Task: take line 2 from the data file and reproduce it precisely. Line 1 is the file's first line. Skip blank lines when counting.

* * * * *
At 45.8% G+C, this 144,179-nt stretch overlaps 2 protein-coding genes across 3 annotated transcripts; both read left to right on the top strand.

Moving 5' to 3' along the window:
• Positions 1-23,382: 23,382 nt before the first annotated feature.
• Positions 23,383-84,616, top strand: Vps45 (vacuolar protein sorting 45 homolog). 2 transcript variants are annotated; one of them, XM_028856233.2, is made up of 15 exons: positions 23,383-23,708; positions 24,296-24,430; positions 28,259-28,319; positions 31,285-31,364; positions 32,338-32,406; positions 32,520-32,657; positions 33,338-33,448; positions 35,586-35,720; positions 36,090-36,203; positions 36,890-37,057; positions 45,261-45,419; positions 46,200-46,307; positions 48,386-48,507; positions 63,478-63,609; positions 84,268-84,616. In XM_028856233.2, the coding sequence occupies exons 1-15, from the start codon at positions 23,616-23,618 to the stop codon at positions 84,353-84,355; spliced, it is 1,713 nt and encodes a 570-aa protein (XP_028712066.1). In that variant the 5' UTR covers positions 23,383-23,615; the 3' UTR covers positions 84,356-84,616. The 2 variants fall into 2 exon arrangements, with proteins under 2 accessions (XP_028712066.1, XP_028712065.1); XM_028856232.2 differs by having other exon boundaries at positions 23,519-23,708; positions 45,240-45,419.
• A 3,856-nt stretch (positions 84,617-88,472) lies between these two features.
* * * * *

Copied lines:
Moving 5' to 3' along the window: